Saturday 22 December 2012

The Owl Whisperer

I have finally found some time to sit in front of my computer. It is something I try to avoid as much as possible – but unfortunately a very important and big part of a wildlife photographer’s job. During the last two weeks, I have edited most of my images I’ve taken this year and I have now about 800 or so fresh images ready for my agents to sell.

What is nice about the editing process is that one gets a chance to re-live the many amazing experiences I have had while taking the images. One of my strongest and best wildlife encounters this year involves a short-eared owl. Last year was a very good rodent year, meaning many owls and raptors had a good breeding success in the Scandinavian forest and mountains. This year however, as expected, the rodent population had crashed completely. When last year’s young owls returned to the places they were born to try to start breeding themselves, they only found areas where food was very scarce. Many of the owls were very hungry, and needed to search for food elsewhere. Many short-eared owls were hunting during daytime and stayed in the low land was a good evidence of their food shortage.
In end of May, I was searching for short-eared owls to photograph in one of my local patches. I was pleased to find one hunting over a nearby field, but before I arrived to a good position the owl disappeared out of sight and perched in a ditch. I placed myself about a 100m away, and since there was no one else around I risked making a fool of myself and started to make squeaking noises with my lips. I was hoping my strange way of communicating would attract some attention, but never imagined what happened next. A few seconds after I started making the noise, the owl lifted from the ditch and came straight towards me. As I was looking through my camera, the owl just started to fill the viewfinder more and more. I couldn’t focus properly, and I realised the owl was not to turn around. It then landed on my 70-300mm lens while I was holding it – only about 30cm from my nose!  Not easy to photograph birds when they sit on top of the lens. It sat for a few seconds while we were staring into each other eyes before the apparently very hungry owl flew off. I have never communicated so well with an owl ever before! A true moment to remember and experiences like this is the very reason why I love being a wildlife photographer!

Not everyone is as pleased as me to see a short-eared owl..

- EG -

Sunday 11 November 2012

Arctic fox

A long overdue update. The summer and autumn has been very busy, and only the last weeks have I found some time to sit in front of the computer. An eventful summer, where lots of fun and challenges has made life dynamic and interesting as it always should be. However, it means that I havent had time to edit any images since April. These Arctic foxes I got to spend two days with this summer.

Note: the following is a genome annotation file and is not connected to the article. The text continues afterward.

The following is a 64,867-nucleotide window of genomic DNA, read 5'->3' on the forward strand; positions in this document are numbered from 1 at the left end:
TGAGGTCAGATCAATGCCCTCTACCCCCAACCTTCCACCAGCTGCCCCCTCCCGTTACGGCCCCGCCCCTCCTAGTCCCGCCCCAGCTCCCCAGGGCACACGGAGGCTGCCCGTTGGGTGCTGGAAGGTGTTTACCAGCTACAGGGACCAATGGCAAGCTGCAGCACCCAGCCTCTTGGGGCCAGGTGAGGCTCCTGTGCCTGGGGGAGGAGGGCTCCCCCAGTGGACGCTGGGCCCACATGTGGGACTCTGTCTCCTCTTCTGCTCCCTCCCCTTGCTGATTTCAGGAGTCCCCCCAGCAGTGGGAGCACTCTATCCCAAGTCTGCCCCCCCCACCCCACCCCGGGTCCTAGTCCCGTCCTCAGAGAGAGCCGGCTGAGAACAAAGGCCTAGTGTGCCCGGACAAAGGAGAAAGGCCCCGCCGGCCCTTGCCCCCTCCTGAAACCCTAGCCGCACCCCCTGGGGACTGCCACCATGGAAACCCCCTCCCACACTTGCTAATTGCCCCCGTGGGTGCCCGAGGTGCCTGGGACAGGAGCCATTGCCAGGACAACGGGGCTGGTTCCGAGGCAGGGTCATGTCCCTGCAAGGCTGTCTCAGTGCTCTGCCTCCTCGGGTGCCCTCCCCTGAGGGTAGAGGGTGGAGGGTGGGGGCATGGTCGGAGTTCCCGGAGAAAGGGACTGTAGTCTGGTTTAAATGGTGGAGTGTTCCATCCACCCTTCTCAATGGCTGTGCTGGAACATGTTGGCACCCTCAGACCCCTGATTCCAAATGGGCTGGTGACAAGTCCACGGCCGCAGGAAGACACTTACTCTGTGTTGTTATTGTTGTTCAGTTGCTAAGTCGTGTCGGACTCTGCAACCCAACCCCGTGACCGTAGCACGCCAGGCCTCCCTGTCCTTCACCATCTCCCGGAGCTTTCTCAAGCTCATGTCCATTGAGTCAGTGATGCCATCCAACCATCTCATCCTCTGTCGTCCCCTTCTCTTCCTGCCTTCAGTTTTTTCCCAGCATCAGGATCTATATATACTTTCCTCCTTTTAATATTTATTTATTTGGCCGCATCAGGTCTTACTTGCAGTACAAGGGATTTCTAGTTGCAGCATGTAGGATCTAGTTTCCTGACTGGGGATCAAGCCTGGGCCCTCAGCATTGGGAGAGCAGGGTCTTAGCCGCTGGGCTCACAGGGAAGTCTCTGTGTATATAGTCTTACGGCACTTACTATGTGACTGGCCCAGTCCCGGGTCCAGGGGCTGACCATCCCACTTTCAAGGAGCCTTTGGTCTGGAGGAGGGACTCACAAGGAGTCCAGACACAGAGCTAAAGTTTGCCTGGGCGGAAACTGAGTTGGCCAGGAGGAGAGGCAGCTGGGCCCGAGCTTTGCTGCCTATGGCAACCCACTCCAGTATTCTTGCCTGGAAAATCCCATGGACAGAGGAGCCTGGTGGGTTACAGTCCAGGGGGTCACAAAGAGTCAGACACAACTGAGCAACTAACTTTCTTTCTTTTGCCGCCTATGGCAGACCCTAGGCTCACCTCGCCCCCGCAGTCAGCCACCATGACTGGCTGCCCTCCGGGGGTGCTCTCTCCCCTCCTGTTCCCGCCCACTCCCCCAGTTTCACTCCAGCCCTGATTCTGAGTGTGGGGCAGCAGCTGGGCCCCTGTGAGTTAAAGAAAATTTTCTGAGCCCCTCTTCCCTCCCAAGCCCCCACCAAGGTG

Safety in friends - always good not be alone when meeting challenges in life..
Black & White portrait

- EG -

Sunday 17 June 2012

The size of a marabou

Using contrasts in your composition, is sometimes a good tool to help you tell a story with your image. Contrasts can be used to enforce your punchline in the images as well. In these images taken in Ethiopia, I use different bird species (which actually are not that small) to give a scale that helps the spectatour to understand how big the marabou really is. It's one of the largest bird species on this planet. The upper one shows marabou and white-faced ducks, and the lower one is of a black-winged stilt and the marabou. The variation within the bird fauna never stops to amaze me.


Sunday 3 June 2012

45 deaths per hour!

At this time of the year, about 2 millions of these animals are released into the wild Norwegian mountains without virtually any supervision. About 130 000 of them will never arrive home after the free ranging grazing season ends around September some time. That means that 45 sheep dies pr hour in the Norwegian nature during the 4 months ahead!

Norwegian sheep farmers blame the large predators like wolf, wolverine, brown bear, lynx and golden eagle for their big losses, but the thruth is rather different. The fact is that in 2010, about 35 000 sheep and lambs were economically compensated as killed by a predator by Norwegian authorities. Only about 2500 (1,9% of total loss) of these were actually documented killed by a predator. The rest is killed by deseases, broken legs, infections, rock slides, fly larvae invasions, plant poisoning etc other words - a lot of slow deaths and animal suffering!